Garry of Garrison A. C. and Trinity
Council K. of O, of Beacon, training
their men each evening. Three loving
cups will be awarded in each event.
The races will consist of one half mile
run, 222 yard dash, 100 yard dash. Gold
silver and bronze medals will be
awarded each race.
A concert will be given at 2 p. m.
Entry blanks may be procured of
the chairmen or on the grounds day of
Committee: J. Vincent Ball, chairman,
Joseph P. Shea. Peter McCoffrey,
Joseph Merante, Thomas Etta, George
Tierney, Joseph Deieto, Daniel Downey,
John McMillen, Frank Chlcarella, Leon
Pratatowskie, Dominic Deieto.
Both canned whole tomatoes and
canned tomato juice have all the food
value of the fresh fruit. Preserve plenty
of them; they mean health to the
To line the bottom of a cake pan
smoothly trace around the outside of
the bottom of the pan on the lining
paper and cut the paper inside the
through New York State.
• The local fire department held their
annual celebration last Friday in the
form of a clam bake at the Brooksidc
Tea Room in Amenia and had a fine
tinie as well as dinner. There was a
large number attended from here.
At hough the Town Hall was not filled
last Wednesday evening for the fine
concert by Mme. Alix Maruchess, since
music of the highest otfder iseldom
draws a crowd, those present were real
music lovers and enjoyed deeply the
wonderful treat afforded them. Mme.
Maruchess proved herself a skilled
master of both of. her instruments, the
viola and the viola d'amore and gave a
varied program of plaintive airs, stirring
melodies and 16th and 18th century
compositions which held her listeners
breathless and enchanted and called
forth thunderous applause. Her own
charming personality and beautiful
costume with the artistic stage setting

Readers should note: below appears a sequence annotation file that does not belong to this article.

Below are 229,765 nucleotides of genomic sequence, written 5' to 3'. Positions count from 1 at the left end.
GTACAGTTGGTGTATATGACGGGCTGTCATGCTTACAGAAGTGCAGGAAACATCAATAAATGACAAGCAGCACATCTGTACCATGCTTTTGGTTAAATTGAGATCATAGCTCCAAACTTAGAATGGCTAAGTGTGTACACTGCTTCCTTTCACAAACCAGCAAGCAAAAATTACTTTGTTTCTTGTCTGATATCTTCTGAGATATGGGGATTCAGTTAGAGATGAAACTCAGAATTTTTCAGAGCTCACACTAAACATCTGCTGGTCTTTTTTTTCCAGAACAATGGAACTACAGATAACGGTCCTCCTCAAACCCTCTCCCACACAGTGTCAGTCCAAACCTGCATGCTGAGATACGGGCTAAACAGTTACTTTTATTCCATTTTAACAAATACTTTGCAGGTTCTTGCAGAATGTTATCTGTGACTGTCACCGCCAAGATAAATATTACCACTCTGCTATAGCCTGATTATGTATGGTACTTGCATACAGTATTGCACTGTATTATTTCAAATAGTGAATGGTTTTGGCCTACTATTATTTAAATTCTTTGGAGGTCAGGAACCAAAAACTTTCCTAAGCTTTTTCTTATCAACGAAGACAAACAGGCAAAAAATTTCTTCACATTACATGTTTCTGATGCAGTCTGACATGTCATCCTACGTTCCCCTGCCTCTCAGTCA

added to the delight and pleasure of
all. She was accompanied by Mrs.
Henry T. Seymour of Towners who is a
sister of Walter Damrosch and herself
a pianist of rare skill and sympathy.
The concert was under the auspices of
the Parent-Teacher Association and
the receipts were about $25.
Mrs. Towner Kent entertained 23
guests at a large bridge party last Saturday
afternoon when five tables were
in play. Punch was served during the
game and ice cream, cup cakes, lady
fingers and coffee at the close. She was
assisted in serving by Margaret and
Barbara Pugsley and Miss Louise
Sterling. Out of town guests were Mrs.
L. I. Haynes of Dobbs Ferry, Mrs.
Elizabeth Gazley of Schenectady, Mrs.
George Ackley of New Milford, Mrs.
Enuna Wright of Danbury, Mrs. Wm.
Barcley of Mt. Klsco, Mrs. M. A. Glover
of White Plains, Mrs. D. Mallory
Stephens of Brewster. Mrs. L. F. Beers
of Danbury, Mrs. E. S .Haviland of
Lakevllle, and from this place Mrs.
Arthur Baldwin, Mrs. A. L. Newcomb,
Mrs. W. O. Taylor, Mrs. E. A. Ives,
Mrs. E. S. Sloat, Mrs. Carl Gruelock,
Miss Rebecca Scott, Mrs. O. 8. Irish,
Mrs. David Kent, Mrs. Marion Sterling,
Miss Ethel Towner, Mrs. J. E. Kent
and Mrs. C. W. Penny.
MOST EVERYTHING FOR
Pen, Pencil, Charcoal Pastel, Water and
BEGGS ART STORE
Expert Picture Framers
17 Elm Street Danbury, Conn.
37 Main St. Tel. 641 Brewster, N. Y
THE PLACE FOR CLOTHING
Tailoring, Cleaning, Pressing. Repairing
Suit, Pressed 50c Dry Cleaned $1.00
Dealer for the famous International jf
Tailoring Suits Made to Measure .
$17.50 to $36.00
Tbe Lowest Prices in Years
(By REV. P. 11. FITZWATER. D, I).. Member
of Faculty. Moody BlbU
Institute of Chtcajro.)
(©. 1832. weetern Newepaper Union.)
Lesson for September 4
EVILS OF INTEMPERANCE
GOLDEN TEXT—Do not drink wine
nor stronR drink, thou, nor thy Bona
with thee, when ye so into the tabernacle
of the congregation, leat ye die:
it shall be a statute for ever throughout
LESSON TEXT—Isaiah 6.
PRIMARY TOPIC—The Evil of
JUNIOR TOPIC—A Wise Man Gives
INTERMEDIATE AND SENIOR
TOPIC—Why Obey the Law?
YOUNG PEOPLE AND ADULT TOP
IC—Observing and Enforcing Law.
I. Israel, the Favored Nation (vv.
This nation's unique relation to
God is presented under the figure of
a vineyard. Observe:
1. God's peculiar favor (w. 1, 2).
God did for this nation what be did
for no other nation in tbe history
of tbe world. He fenced it when be
assigned the boundaries of Israel's
inheritance. (Num. 84:1-18.) He gathered
eut the stones when the Canaanltes
were exterminated. The choicest
vine planted therein was the Israelitish
nation which had gone through
the disciplinary process in Egyptian